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Retracing the tracks

  • 26 May 2022
Election day. Mid-afternoon. 21 May 2022. I make my way to Canning Street, Carlton North. Stop by my childhood home, a single-fronted terrace, the neighbourhood of my youth. In the 1950s election day was a happy day in that rented house, conveniently close to the factories of Brunswick, and the Victoria Market where my father was a stallholder.  My parents loved the three-block walk to the polling booths, located in Lee Street, our local primary school. They were elated at having the right to vote. From where they came, this right had been brutally taken from them.

I retrace the tracks from the house to the booths. I see a man, moving slowly, and steadily, walking crook in hand. We stop and talk. He is 91-years old. That’s a magnificent walking stick, I say. It is a cromach, he replies. He had acquired it in Scotland. The handle is made of antlers, and the stick of highland ash. It was once used by shepherds to scale highland pastures, and for rounding up sheep, he tells me. And he sings in Scottish brogue: ‘As step I wi’ my cromach to the isles.’

The antlers are shed every year, he says. Shepherds could also use the handle to rest their guns on if poachers came in search of cheap spoils. He props the stick on the pavement and demonstrates how it is done. His grandparents had migrated from Scotland back in the nineteenth century, and he retains an attachment to the old country. We stand and talk on a glorious autumn day. I could listen to him for hours, but it’s time for him to be on his way.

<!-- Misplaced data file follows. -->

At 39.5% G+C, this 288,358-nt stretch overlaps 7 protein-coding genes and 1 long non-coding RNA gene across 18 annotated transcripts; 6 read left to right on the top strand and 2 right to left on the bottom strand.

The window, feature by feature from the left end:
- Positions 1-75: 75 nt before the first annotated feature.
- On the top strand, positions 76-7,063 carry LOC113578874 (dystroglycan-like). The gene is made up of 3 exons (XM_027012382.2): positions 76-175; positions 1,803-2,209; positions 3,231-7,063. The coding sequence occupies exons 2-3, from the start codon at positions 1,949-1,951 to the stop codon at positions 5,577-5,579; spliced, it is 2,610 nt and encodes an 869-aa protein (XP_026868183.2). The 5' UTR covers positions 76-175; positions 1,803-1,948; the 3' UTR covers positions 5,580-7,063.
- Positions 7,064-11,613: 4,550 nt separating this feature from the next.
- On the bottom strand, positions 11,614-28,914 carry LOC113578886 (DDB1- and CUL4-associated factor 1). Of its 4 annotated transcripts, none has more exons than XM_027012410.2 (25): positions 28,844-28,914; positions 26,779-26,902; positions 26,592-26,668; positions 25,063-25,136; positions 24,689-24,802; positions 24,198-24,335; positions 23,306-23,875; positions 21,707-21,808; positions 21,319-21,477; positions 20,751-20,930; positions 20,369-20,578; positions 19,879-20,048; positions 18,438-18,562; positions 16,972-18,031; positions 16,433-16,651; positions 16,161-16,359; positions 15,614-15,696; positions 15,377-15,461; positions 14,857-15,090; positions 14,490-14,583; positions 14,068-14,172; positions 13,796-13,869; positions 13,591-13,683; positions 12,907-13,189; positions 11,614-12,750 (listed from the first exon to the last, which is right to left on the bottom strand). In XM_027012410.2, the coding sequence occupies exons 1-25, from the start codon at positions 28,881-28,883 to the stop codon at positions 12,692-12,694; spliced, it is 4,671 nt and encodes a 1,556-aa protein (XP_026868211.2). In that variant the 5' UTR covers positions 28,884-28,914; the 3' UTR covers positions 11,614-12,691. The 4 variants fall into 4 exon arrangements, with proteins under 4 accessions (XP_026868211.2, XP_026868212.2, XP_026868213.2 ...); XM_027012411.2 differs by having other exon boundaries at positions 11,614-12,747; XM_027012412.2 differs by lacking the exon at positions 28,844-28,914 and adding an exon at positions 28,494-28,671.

'Democracy is fragile, my parents would say. It may be flawed, but it's far better than what we once had. It provided them with a sense of inclusion, belonging. And of safety. And it offered them a proud walk, to and from that little cubicle, in which they could, without fear, cast their precious vote.'

I continue along Canning Street, by the median strip, lined with bare poplars and palm trees. Walk past terraced cottages, called after places of the old home — Southwick. Harrow. Meadow Vale. Rosedale. Rosewell. The names are engraved on the pediments. Picnickers are out in Curtain Square. Others are seated beneath the avenue of Moreton Bay figs, on benches where my father loved to while away the hours in the years of